AMERICA REFRAMED “Blood Memory” – Fri., Nov. 20 at 9 p.m. ET/PT on Link TV

Battles over blood quantum and ‘best interests’ resurface the untold history of America’s Indian Adoption Era – a time when nearly one-third of children were removed from tribal communities nationwide. As political scrutiny over Indian child welfare intensifies, an adoption survivor helps others find their way home through song and ceremony.

La Loche – Sun., Nov. 22 at 4 p.m. PT on KCET and Tues., Nov. 24 at 11 p.m. on PBS SoCal

In January 2016, a school shooting in the remote Canadian aboriginal community of La Loche, Saskatchewan took the lives of four students and injured seven others. In the aftermath, a caring teacher, worried about eight boys directly affected by the shooting, contacted a TV celebrity the students admired (Survivorman star Les Stroud). The film follows Stroud, the eight young Dene men, and several community and school elders on a wilderness adventure, in which they canoe down a 100-mile river path that their ancestors used to traverse. With one camera, a paddle and a desire to help, Stroud uses this trek to encourage the young men to open up and tell their own stories.

TENDING NATURE “Reclaiming Agriculture with the Yocha Dehe Wintun Nation” – Sun., Nov. 22 at 7:30 p.m. PT on KCET, Mon., Nov. 23 at 7:30 p.m. on PBS SoCal and Wed., Nov. 25 at 9:30 p.m. ET/PT on Link TV nationwide

For the Yocha Dehe people, who have lived in California’s Capay Valley for more than 15,000 years, local food production and deep knowledge of plant diversity sustained them for millennia. Using olives, a fruit of Spanish colonization, the Yocha Dehe people are combining ecological knowledge with modern science to rethink community-centered agri-business using sustainability practices that include high-efficiency irrigation.

AMERICA REFRAMED “The Blessing” – Fri., Nov. 27 at 9 p.m. ET/PT on Link TV

The film follows a Navajo coal miner raising his secretive daughter as a single father, struggling with his part in the irreversible destruction of their sacred mountain at the hands of America’s largest coal producer.

TENDING NATURE “Cultivating Native Foodways with the Cultural Conservancy” – Sun., Nov. 29 at 7:30 p.m. PT on KCET and Wed., Dec. 2 at 9:30 p.m. ET/PT on Link TV nationwide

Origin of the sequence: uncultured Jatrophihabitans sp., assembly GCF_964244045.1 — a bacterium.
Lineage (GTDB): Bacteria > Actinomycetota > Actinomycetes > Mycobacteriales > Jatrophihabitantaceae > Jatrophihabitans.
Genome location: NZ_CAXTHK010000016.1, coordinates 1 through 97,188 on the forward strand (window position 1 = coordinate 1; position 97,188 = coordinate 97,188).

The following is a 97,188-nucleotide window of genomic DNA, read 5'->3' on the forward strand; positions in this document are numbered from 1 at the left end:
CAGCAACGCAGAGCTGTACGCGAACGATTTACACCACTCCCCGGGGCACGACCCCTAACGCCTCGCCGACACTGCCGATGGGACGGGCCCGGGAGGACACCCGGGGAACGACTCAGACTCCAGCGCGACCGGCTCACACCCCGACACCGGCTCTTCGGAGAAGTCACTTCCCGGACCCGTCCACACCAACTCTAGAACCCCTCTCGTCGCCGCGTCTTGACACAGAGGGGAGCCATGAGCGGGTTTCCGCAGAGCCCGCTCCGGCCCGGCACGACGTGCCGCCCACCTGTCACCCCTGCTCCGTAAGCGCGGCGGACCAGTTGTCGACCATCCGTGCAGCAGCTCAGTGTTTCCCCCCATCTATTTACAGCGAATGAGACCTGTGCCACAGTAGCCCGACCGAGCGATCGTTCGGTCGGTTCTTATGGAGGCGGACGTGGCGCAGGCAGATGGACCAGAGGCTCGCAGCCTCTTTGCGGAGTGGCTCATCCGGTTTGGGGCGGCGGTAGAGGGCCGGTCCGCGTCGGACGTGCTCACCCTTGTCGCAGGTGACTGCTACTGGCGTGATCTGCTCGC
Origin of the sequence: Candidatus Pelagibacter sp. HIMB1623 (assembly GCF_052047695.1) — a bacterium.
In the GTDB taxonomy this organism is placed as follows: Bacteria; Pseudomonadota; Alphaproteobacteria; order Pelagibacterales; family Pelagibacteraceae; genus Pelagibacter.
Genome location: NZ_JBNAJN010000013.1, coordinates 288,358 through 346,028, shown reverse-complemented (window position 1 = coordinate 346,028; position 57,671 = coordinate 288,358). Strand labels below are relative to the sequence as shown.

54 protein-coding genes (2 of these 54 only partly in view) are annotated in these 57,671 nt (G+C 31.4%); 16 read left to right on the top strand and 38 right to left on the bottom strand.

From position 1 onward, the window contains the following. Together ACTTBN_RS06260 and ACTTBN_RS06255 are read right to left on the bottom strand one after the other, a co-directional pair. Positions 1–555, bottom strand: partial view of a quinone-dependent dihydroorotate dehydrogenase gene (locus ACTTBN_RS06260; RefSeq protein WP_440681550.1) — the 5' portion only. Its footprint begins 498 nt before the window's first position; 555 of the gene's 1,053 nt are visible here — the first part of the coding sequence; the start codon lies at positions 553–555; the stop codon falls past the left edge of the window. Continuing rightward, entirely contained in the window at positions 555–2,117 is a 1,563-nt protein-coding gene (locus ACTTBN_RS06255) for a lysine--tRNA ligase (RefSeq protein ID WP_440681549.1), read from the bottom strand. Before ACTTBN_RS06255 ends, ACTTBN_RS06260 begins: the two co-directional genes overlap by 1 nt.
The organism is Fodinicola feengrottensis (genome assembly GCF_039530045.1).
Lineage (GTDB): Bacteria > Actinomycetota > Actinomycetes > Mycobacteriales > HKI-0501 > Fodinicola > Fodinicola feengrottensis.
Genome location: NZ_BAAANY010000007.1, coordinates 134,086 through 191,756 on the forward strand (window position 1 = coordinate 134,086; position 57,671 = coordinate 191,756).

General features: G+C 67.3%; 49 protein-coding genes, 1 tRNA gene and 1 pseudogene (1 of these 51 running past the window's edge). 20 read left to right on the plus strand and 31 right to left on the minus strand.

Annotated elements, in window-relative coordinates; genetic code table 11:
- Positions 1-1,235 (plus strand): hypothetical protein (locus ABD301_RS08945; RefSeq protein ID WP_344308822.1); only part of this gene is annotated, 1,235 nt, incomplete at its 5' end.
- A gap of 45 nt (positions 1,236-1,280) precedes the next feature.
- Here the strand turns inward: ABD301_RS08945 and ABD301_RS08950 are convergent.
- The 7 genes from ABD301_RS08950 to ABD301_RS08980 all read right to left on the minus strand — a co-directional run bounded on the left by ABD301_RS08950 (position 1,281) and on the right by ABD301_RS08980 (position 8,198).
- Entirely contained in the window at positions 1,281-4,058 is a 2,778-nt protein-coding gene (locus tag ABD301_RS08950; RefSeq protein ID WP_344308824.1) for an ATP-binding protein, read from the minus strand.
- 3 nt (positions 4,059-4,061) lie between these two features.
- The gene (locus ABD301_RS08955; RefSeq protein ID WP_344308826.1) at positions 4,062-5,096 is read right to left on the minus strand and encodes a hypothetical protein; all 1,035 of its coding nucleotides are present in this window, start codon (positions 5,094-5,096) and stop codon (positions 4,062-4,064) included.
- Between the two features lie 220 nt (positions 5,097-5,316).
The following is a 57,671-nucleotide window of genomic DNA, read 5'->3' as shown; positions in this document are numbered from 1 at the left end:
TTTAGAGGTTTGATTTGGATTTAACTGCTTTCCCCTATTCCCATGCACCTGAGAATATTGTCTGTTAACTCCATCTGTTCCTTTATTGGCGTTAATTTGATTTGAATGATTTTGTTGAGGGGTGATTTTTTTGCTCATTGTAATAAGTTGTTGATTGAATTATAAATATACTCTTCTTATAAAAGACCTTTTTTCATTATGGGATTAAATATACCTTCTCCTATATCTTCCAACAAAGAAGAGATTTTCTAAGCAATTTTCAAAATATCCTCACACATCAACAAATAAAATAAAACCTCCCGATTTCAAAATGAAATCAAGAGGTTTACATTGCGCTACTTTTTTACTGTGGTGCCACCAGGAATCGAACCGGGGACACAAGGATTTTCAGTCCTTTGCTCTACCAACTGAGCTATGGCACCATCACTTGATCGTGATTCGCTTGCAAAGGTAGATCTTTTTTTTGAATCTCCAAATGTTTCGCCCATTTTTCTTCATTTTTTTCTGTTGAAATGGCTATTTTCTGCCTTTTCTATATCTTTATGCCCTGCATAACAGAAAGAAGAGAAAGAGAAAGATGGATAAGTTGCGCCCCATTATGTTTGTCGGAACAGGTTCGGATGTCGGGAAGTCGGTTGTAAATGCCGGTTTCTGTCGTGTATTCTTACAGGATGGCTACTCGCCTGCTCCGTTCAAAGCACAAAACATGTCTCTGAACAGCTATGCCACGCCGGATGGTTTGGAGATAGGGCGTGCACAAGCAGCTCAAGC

The commodification of food has led to a bottom-line approach that has disconnected people from their food sources entirely, as modern, genetically modified foods put seed diversity at great risk. The Cultural Conservancy, an inter-tribal organization headquartered on Ohlone land in modern-day San Francisco, is revitalizing Indigenous knowledge by inviting people to re-engage with the land, honor heirloom seeds, grow clean food and medicines, and decolonize their foodways.

Sara Moncada (Yaqui/Irish), Chief Program Officer at the Cultural Conservancy, left, and Melissa K. Nelson (Turtle Mountain Chippewa), President and CEO of the Cultural Conservancy, right, tending plants together

Join the conversation on social media using #TendingNature and #NAHM


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Located in Los Angeles’ Griffith Park, the Autry is a museum dedicated to exploring and sharing the stories, experiences, and perceptions of the diverse peoples of the American West, connecting the past to the present to inspire our shared future. The museum presents a wide range of exhibitions and public programs—including lectures, film, theatre, festivals, family events, and music—and performs scholarship, research, and educational outreach. The Autry’s collection of more than 600,000 pieces of art and artifacts includes the Southwest Museum of the American Indian Collection, one of the largest and most significant of Native American materials in the United States. For more information please visit